Local Infrastructure Hub Launches Training to Help Municipalities Access Federal Infrastructure Funding

The Local Infrastructure Hub and the National League of Cities announced registration is open for a new series of bootcamps to help local leaders develop grant applications for federal funding opportunities through the Bipartisan Infrastructure Law and Inflation Reduction Act that are grounded in data, feature detailed project plans, and include relevant policy objectives. The pro-bono bootcamps delivered by technical experts have already supported nearly 700 municipalities across the U.S. and are available for municipalities with 150,000 residents or less to apply. This next series will focus on six grant opportunities that address vital transportation, roadways, electric vehicle infrastructure, climate resilience, and clean water improvements.  

“We are starting to see the hard work of small and mid-sized cities, towns, and villages pay off,” said Clarence Anthony, CEO and Executive Director of the National League of Cities (NLC). “Several of these city leaders who leveraged the Local Infrastructure Hub’s bootcamps have secured the federal funding they set out to unlock.”

“The Local Infrastructure Hub was established to ensure that every municipality could effectively compete for their fair share of federal infrastructure funds, a once-in-a-generation opportunity to better their communities,” said James Anderson, who leads the Government Innovation program at Bloomberg Philanthropies. “The great news is that the program is working: already, small towns accessing this pro-bono technical assistance are winning millions of dollars to fund safer streets and putting forward competitive applications to address pressing needs in transportation, EV charging stations, climate, flood mitigation, rails, broadband, and more—positioning themselves and their residents for the jobs and opportunity of tomorrow.”

Beginning February 5, 2024, the following bootcamps will educate participants on:

  • Promoting Resilient Operations for Transformative, Efficient, and Cost-Saving Transportation (PROTECT) Grant Program: PROTECT provides grant funding for cities to advance climate resilience projects for surface transportation systems, highways, public transportation, ports, and intercity passenger rail. Funding will also minimize damage and disruptions to the transportation system, enhance public safety, and promote climate and racial equity by addressing the needs of disadvantaged communities that are particularly impacted by hazards.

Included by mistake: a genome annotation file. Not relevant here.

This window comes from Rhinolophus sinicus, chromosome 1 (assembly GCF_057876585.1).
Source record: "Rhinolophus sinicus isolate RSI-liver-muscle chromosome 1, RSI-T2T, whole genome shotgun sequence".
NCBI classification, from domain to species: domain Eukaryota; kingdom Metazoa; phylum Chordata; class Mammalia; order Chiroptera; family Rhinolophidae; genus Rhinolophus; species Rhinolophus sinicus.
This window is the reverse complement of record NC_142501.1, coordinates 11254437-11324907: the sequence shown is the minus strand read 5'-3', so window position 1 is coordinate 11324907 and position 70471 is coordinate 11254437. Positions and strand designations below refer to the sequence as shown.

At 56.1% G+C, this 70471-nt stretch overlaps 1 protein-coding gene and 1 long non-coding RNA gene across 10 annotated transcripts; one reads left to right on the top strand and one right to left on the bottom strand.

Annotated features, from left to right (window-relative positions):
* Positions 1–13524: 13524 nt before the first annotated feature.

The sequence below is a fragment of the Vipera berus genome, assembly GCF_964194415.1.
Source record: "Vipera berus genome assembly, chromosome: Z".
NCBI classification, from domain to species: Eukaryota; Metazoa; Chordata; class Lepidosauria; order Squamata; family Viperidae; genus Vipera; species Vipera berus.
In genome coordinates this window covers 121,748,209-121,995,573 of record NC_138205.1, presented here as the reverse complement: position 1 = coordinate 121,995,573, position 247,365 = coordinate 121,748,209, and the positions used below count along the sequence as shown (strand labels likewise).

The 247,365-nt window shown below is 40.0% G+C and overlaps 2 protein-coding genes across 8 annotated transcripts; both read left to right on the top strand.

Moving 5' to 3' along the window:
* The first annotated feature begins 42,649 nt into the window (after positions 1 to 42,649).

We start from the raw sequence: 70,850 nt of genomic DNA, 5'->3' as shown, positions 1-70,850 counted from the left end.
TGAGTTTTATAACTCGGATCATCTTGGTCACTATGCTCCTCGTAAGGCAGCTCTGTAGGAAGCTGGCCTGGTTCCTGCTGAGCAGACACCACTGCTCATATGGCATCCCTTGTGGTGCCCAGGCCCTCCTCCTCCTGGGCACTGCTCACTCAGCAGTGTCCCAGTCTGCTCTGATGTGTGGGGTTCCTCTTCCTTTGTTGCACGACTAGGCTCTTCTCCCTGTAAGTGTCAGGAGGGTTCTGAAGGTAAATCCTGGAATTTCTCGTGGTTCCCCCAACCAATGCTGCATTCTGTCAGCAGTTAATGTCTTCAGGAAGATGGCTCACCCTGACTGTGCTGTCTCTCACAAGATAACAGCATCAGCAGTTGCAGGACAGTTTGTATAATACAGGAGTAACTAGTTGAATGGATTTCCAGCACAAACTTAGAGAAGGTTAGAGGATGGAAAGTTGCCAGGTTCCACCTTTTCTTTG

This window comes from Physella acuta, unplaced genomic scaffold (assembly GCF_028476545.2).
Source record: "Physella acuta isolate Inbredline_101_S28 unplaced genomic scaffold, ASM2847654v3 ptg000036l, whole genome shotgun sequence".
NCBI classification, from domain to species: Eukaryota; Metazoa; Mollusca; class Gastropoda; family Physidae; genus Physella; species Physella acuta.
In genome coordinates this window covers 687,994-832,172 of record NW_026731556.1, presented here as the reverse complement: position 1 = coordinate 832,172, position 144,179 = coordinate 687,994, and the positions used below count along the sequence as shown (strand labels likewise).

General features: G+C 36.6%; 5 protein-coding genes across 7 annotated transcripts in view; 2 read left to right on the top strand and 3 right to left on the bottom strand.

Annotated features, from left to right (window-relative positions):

• Climate Pollution Reduction Program: Implementation Grants (CPRG): CPRG awards funding to cities to reduce greenhouse gas (GHG) emissions contributing to climate change. Phase 1-awarded states and eligible metro areas will design Priority Climate Action Plans (PCAPs) that incorporate GHG emissions measures in six key sectors—electricity generation, industry, transportation, buildings, agriculture/natural and working lands, and waste management. Cities are eligible to apply for funding to implement projects included in each PCAP in Phase 2.
  • Safe Streets and Roads for All (SS4A): SS4A grants provide funding to prevent roadway fatalities, serious injuries, and address the disproportionate distribution of roadway safety measures in rural and marginalized communities. SS4A includes two grant types: Planning and Demonstration Grants and Implementation Grants. Each applicant selected for funding must demonstrate efforts to consider the climate change and environmental justice impacts of their project.
  • support the development of publicly accessible electric vehicle charging or alternative fueling infrastructure, assistance for operating costs, and the implementation of traffic control devices. CFI projects must address environmental justice.
  • Clean Energy Tax Credits (Inflation Reduction Act – Elective Pay): The Inflation Reduction Act (IRA) includes a provision that provides non-taxable entities investing in clean energy with a direct payment option instead of tax credits. Local leaders can utilize direct pay as an option for developing clean energy project. Projects may include clean energy generation, battery storage, community solar projects, electric vehicle charging infrastructure, and/or purchasing clean vehicles for fleets.
  • Clean Water State Revolving Fund (CWSRF): The CWSRF program offers low-interest loans to support water quality infrastructure projects. There are 11 categories of eligible projects, including the construction, repair, and replacement of publicly owned treatment works that enhance energy efficiency, water conservation, recycling, and stormwater management. Forty-nine percent of general supplemental funding must go towards disadvantaged communities to address affordability challenges.

To learn more about the offerings of each course, please visit localinfrastructure.org. To register, municipal officials can submit an interest form online here starting today through February 2. Space is limited in the program, and preference will be given to early enrollees.